James Hannay, VP of Northern Europe for Zetes, reflects that, historically, VARs have always been defined as providers of both software and hardware, which is combined as a solution. This ability to combine the two was how the supplier added value, he said. Now, I believe we see traditional software and hardware provision increasingly being commoditised and the added value the client is looking for in a supplier is the ability to understand the underlying business process and integrate a variety of interlinked solutions to optimise these business processes. Hannay added that, because of Zetes ability to offer business process consulting and integration services, he does not really consider Zetes as a VAR. We define ourselves as a supply chain integrator, he said. We do offer a wide range of point solutions but customers come to us because of our ability to integrate these solutions across their supply chain to solve the underlying business problems.

Difficult to differentiate

While many more manufacturers have entered the barcode market place, Adrian Harris, sales director at EXPD (a partner of distributor Varlink), believes that, if anything, we are seeing more of the same and not too much that is new or innovative. Using mobile data collection devices as an example, there are now numerous devices available to us, but its very difficult to truly differentiate between many of them, he said. The VARs contribution is to guide us with an endless supply of information; so much information is available at our finger tips through the Web. Information such as pricing, specifications, stock availability, accessories, options etc, makes our job as a reseller easier and in turn ensures the end user gets the right product, on time and on budget.

In the view of Les Morley, financial director at Pen Mobile (a partner of distributor Varlink), a resellers business strategies can typically be defined by its cost-versus-service axis. At the one extreme, there are companies who pursue a low-cost, low-margin business model that is predicated on high-volume sales, typically to end users who know (or think they know) what product they want, with what specification, he said. The route to market for such resellers has been considerably enabled by web sales and e-marketing, alongside more traditional telesales functions.

Morley added that end users have for some time been aware that investment in IT solutions must be judged on much more than the headline hardware costs. The history of large IT projects is littered with examples of dissatisfied customers who have failed to crystalise the anticipated ROI, because what they ended up with was not what they really wanted, he said. There is a host of issues that they need to consider around product selection, total cost of ownership, support, integration etc.; particularly if the requirement includes bespoke software development, delivery and implementation. There has been a trend towards trusted partners, certainly among bigger corporate enterprises (no-body ever got sacked for choosing the Big Blue) and we see that cascading down among SMEs.

Consequently, Morley explains that Pen Mobile follows a strategy that is based on establishing strong relationships with a high focus on service. Our key value add is our expertise in the range of hardware available and its suitability to a particular customers needs, he remarked. What many customers need is a solution, not a product, and therefore understanding those needs in detail is key to ensuring that the recommended solution is the best currently available. That does not necessarily mean the most sophisticated package; the customers main considerations may be price, brand preference, availability of support, usability, size, weight, etc.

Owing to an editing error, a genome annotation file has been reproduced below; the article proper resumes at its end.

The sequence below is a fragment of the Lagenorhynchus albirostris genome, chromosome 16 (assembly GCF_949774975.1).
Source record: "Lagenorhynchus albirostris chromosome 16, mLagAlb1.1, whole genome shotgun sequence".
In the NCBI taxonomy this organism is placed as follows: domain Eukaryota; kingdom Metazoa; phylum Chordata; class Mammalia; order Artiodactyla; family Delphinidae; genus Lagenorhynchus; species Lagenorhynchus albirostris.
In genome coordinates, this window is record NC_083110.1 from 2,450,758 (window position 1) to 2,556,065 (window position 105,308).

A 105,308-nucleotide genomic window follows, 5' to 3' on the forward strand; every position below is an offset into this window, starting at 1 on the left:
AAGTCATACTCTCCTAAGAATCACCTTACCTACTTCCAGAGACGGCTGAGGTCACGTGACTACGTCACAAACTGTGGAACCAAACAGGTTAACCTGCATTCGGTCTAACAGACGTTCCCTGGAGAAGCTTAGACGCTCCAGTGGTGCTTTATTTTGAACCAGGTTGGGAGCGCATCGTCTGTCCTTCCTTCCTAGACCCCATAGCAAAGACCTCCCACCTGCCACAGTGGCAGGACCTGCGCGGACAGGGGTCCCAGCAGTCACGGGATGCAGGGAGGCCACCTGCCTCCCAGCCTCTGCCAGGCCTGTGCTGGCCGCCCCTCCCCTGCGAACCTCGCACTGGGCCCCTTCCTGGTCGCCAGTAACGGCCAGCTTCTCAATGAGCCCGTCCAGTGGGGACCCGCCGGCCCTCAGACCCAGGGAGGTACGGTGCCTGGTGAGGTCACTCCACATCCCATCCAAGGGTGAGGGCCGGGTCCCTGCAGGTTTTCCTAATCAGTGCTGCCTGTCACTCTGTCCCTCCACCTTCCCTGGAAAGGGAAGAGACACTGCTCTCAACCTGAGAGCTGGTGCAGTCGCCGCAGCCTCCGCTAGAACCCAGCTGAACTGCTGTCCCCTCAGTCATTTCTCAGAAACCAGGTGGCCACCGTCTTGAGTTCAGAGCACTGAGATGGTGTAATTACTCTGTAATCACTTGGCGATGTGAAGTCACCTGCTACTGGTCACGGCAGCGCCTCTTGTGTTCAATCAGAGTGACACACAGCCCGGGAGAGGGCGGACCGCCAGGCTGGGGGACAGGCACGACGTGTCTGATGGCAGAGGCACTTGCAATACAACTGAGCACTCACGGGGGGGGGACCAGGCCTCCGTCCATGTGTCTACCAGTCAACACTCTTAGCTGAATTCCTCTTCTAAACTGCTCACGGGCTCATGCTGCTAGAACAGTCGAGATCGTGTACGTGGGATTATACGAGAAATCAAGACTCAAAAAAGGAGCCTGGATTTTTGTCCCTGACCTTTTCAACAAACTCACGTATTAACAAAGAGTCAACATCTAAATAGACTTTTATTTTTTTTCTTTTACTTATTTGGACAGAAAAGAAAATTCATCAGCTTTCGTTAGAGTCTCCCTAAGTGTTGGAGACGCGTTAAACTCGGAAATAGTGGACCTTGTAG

Exceeding expectations

Morley recognises the value in understanding what the customer wants, by when, and the price that he is willing to pay; then exceeding his expectations. For sure, there are some who will seek your advice and pick your brains, only to place their order with a box shifter, but the vast majority welcome having a strong relationship with an IT solutions company that they can trust to guide them through an ever changing maze of products and technologies. Stephen Burnett, managing director at the Retail Data Partnership (a partner of distributor ScanSource Europe), reflects on the benefits of providing regular price file updates to customers, and also keeping their special offers up. In effect, we do for independent convenience retailers what the head office IT department does for multiples like Tesco or Morrisons etc., he said.

And what of some of the key changing end user requirements in terms of technology or service & support in recent times, and how have resellers striven to satisfy these requirements? Rowland maintains that, in research, the demand has been on the increase for more instant feedback data. He adds that, to provide feedback thats from the point of experience is also more in demand, as powerful research carried out by Gartner in the US has proven that feedback captured at the time of the experience is 40 per cent more accurate that feedback gained only 24 hours later. This has meant that from the point of gaining the initial customer feedback we have had to look closely at how best we can quickly filter, analyse and disseminate the data in client friendly reports, said Rowland. Our patent pending Valid8 analytics ensures that data is filtered and quarantined automatically, guaranteeing high quality feedback reports with all false responses segregated.